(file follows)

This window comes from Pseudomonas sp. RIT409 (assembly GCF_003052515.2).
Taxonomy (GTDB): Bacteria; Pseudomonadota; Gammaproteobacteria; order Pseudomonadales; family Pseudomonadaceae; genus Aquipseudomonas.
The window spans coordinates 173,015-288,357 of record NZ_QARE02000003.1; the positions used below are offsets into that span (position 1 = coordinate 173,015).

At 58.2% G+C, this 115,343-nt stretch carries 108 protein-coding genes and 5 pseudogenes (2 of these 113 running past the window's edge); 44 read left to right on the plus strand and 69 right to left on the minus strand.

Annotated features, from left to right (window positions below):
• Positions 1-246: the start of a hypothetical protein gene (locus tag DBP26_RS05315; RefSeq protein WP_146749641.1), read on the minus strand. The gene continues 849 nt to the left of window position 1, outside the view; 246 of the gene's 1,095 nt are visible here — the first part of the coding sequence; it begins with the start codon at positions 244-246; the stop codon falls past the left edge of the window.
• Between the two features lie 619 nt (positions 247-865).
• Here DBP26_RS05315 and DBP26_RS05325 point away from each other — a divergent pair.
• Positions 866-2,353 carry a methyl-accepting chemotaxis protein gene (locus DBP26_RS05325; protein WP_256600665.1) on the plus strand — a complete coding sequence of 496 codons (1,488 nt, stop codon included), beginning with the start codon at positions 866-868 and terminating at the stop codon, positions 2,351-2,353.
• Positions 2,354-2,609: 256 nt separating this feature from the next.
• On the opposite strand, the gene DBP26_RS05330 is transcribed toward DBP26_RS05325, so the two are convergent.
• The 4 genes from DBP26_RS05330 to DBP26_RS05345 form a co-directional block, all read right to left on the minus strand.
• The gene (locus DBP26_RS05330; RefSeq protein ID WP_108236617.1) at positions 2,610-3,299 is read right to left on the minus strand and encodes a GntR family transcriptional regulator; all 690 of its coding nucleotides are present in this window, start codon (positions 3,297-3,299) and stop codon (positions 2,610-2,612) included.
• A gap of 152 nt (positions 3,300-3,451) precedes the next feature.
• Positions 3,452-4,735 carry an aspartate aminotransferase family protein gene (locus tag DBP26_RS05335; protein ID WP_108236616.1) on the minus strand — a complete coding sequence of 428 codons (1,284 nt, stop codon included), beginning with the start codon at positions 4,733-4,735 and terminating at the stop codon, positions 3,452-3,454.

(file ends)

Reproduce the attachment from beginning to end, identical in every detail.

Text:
This window comes from Pseudomonas sp. RIT409 (assembly GCF_003052515.2).
Taxonomy (GTDB): Bacteria; Pseudomonadota; Gammaproteobacteria; order Pseudomonadales; family Pseudomonadaceae; genus Aquipseudomonas.
The window spans coordinates 173,015-288,357 of record NZ_QARE02000003.1; the positions used below are offsets into that span (position 1 = coordinate 173,015).

At 58.2% G+C, this 115,343-nt stretch carries 108 protein-coding genes and 5 pseudogenes (2 of these 113 running past the window's edge); 44 read left to right on the plus strand and 69 right to left on the minus strand.

Annotated features, from left to right (window positions below):
• Positions 1-246: the start of a hypothetical protein gene (locus tag DBP26_RS05315; RefSeq protein WP_146749641.1), read on the minus strand. The gene continues 849 nt to the left of window position 1, outside the view; 246 of the gene's 1,095 nt are visible here — the first part of the coding sequence; it begins with the start codon at positions 244-246; the stop codon falls past the left edge of the window.
• Between the two features lie 619 nt (positions 247-865).
• Here DBP26_RS05315 and DBP26_RS05325 point away from each other — a divergent pair.
• Positions 866-2,353 carry a methyl-accepting chemotaxis protein gene (locus DBP26_RS05325; protein WP_256600665.1) on the plus strand — a complete coding sequence of 496 codons (1,488 nt, stop codon included), beginning with the start codon at positions 866-868 and terminating at the stop codon, positions 2,351-2,353.
• Positions 2,354-2,609: 256 nt separating this feature from the next.
• On the opposite strand, the gene DBP26_RS05330 is transcribed toward DBP26_RS05325, so the two are convergent.
• The 4 genes from DBP26_RS05330 to DBP26_RS05345 form a co-directional block, all read right to left on the minus strand.
• The gene (locus DBP26_RS05330; RefSeq protein ID WP_108236617.1) at positions 2,610-3,299 is read right to left on the minus strand and encodes a GntR family transcriptional regulator; all 690 of its coding nucleotides are present in this window, start codon (positions 3,297-3,299) and stop codon (positions 2,610-2,612) included.
• A gap of 152 nt (positions 3,300-3,451) precedes the next feature.
• Positions 3,452-4,735 carry an aspartate aminotransferase family protein gene (locus tag DBP26_RS05335; protein ID WP_108236616.1) on the minus strand — a complete coding sequence of 428 codons (1,284 nt, stop codon included), beginning with the start codon at positions 4,733-4,735 and terminating at the stop codon, positions 3,452-3,454.